HSI’s Disaster Response Team members, who were providing veterinary training at Cebu in the Philippines on March 11, have purchased $120,000 of essential supplies from the Philippines which Philippine Air generously offered to ship for free to Japan.
In addition, HSI is sending $50,000 to one of the lead organizations, Japan Animal Welfare Society, in order for them to procure what supplies they can in Japan for their sheltering operations and to assist in the support of individual veterinarians who were located in the disaster area and who have been helping with pet rescue and subsequent care.
HSI will continue talking with local organizations about increasing emergency sheltering capacity and looking at opportunities to support the animal rescue and care provided by individual veterinary hospitals."
Photo courtesy of Humane Society International.
Twice a light bulb went off in my head. Both kitchen ideas.
The first idea started hatching in my kitchen yesterday. I had bought a little toaster oven a couple of months back, but I had to put my larger toaster/convection oven back in that place, as the little toaster oven was no good as an oven, even though it made good toast. The convection one is a great oven, but dies up the bread too much for toast. I also have an under cabinet B&D toaster that doesn't make good toast, and a pop-up toaster. I moved my FoodSaver vacuum thingy, that I never use, and put the little toaster oven there.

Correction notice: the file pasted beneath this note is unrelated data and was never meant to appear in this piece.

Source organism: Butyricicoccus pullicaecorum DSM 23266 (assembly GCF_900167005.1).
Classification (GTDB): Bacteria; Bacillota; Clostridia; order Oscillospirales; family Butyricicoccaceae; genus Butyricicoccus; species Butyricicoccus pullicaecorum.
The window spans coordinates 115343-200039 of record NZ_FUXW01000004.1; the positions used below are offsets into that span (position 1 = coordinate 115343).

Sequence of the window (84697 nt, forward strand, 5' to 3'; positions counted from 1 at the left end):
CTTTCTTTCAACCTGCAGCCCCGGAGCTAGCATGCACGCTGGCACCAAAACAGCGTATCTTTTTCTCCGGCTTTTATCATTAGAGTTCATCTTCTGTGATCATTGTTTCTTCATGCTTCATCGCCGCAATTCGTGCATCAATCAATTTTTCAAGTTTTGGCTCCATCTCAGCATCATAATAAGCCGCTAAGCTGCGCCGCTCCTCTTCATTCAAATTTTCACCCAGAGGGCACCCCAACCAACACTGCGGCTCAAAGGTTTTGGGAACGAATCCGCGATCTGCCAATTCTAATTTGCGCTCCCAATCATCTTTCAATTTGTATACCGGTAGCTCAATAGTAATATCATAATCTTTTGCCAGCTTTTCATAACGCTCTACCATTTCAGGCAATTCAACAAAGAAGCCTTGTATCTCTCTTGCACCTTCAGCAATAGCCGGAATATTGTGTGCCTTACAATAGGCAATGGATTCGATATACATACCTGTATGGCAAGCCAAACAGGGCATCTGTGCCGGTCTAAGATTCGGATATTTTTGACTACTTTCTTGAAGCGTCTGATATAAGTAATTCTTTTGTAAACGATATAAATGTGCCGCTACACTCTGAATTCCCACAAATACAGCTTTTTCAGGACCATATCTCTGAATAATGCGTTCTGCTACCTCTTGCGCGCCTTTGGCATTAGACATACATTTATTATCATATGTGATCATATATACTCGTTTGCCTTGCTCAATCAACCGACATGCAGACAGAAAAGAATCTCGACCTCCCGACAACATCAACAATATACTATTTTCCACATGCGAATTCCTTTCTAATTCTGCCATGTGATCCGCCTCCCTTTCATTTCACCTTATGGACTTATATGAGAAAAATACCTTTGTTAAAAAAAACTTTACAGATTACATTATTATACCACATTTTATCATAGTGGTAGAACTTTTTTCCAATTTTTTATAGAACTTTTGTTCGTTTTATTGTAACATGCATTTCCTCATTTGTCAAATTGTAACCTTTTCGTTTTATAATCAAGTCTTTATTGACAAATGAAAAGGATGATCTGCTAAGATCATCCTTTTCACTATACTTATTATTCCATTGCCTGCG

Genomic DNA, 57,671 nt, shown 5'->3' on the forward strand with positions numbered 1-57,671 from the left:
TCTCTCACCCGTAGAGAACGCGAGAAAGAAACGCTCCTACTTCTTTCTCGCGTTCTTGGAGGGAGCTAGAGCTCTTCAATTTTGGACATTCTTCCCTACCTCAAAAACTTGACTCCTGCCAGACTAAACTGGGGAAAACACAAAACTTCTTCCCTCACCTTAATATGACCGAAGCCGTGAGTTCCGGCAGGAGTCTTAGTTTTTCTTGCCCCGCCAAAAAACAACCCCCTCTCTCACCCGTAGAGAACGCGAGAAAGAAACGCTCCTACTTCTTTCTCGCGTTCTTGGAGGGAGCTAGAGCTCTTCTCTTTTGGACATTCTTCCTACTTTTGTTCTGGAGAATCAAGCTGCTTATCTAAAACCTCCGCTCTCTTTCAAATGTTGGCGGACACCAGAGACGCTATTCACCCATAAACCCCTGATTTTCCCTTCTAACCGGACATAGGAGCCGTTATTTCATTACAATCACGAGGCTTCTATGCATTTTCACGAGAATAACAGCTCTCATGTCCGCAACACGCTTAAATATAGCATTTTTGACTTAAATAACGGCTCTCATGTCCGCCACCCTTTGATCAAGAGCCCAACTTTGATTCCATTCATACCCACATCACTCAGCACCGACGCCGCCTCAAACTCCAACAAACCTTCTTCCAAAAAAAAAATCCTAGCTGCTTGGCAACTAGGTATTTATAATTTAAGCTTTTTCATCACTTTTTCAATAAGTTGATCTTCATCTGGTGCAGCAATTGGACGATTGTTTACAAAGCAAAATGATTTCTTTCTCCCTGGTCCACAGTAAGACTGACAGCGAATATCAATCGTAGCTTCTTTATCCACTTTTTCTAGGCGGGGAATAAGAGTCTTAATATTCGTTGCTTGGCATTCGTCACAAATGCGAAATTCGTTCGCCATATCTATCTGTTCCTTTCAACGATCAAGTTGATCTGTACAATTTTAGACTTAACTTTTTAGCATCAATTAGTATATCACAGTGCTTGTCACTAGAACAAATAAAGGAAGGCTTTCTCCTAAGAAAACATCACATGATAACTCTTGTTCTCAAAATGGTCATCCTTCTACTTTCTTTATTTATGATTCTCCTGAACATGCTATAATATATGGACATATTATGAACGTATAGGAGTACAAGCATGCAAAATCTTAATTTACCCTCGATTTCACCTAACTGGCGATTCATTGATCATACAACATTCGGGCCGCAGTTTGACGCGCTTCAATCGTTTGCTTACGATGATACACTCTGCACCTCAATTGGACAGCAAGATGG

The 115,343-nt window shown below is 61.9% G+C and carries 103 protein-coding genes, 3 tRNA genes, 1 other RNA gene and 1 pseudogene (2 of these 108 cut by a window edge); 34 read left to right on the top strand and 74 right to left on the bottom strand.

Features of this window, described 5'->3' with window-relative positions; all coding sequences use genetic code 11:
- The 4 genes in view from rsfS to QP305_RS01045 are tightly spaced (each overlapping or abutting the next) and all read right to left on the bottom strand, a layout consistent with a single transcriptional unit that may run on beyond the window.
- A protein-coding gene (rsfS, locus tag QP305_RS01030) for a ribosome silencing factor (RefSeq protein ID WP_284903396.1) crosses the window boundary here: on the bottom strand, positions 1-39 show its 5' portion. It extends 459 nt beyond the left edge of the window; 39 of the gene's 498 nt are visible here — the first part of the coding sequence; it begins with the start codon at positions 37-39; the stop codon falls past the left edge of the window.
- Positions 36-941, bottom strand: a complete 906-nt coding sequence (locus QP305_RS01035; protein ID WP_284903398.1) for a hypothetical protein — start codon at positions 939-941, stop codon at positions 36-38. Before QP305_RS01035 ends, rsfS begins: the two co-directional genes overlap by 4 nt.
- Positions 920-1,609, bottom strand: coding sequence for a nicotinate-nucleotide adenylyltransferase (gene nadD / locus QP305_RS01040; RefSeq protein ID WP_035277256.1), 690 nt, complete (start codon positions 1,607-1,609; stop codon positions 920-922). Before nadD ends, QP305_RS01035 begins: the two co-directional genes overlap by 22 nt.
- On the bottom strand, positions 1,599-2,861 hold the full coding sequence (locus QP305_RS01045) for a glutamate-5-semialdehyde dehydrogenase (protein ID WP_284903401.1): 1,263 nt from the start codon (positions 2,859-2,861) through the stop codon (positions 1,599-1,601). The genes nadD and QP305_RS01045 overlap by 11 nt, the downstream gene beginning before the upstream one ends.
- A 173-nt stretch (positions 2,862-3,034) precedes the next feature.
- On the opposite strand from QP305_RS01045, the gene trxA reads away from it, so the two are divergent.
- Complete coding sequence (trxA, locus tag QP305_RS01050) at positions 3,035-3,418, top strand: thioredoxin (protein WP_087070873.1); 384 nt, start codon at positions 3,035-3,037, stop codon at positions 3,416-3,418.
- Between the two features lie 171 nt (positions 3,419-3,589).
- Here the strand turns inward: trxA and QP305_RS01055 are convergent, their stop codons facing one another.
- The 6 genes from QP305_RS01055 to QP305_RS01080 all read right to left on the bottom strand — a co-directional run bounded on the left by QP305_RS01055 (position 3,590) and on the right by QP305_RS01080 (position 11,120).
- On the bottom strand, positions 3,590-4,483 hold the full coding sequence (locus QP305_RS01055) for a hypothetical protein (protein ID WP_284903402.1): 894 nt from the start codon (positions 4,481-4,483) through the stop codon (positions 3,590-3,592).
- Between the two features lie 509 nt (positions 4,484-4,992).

With the under counter toaster removed I had room for tall drinking glasses on the shelf that was below the B&D toaster. Then with the pop-up toaster gone, I have more countertop.
Second idea. For the last couple of days ever since we installed the cargo trailer's counter top, that fridge placement has been bugging me. To be able to open the door of the fridge, the styles for the lower cabinets would have to be so far apart, that I think it would look stupid.
We marked the cabinet base, (not shown here) and put styles up to see how it would look, and I didn't like it. The lower cabinets would be just too narrow. So where to put that pesky fridge?
Then it dawned on me that I was being old fashioned trying to make a dinette, when these days people want a permanent computer office desk. So today, Jay and I lessened the depth of driver's side former dinette base, and made it an extension of the kitchen by putting the fridge on that base that is over the wheel well and water tank. The height is just right.
Then the curb side will be an office/eating table with moveable desk chairs. This makes the trailer seem wider in the middle, too.
There will be no dinette to make a bed for visitors, they can sleep on the floor! Or better still, in their own RV!
All that thinking was enough for one day!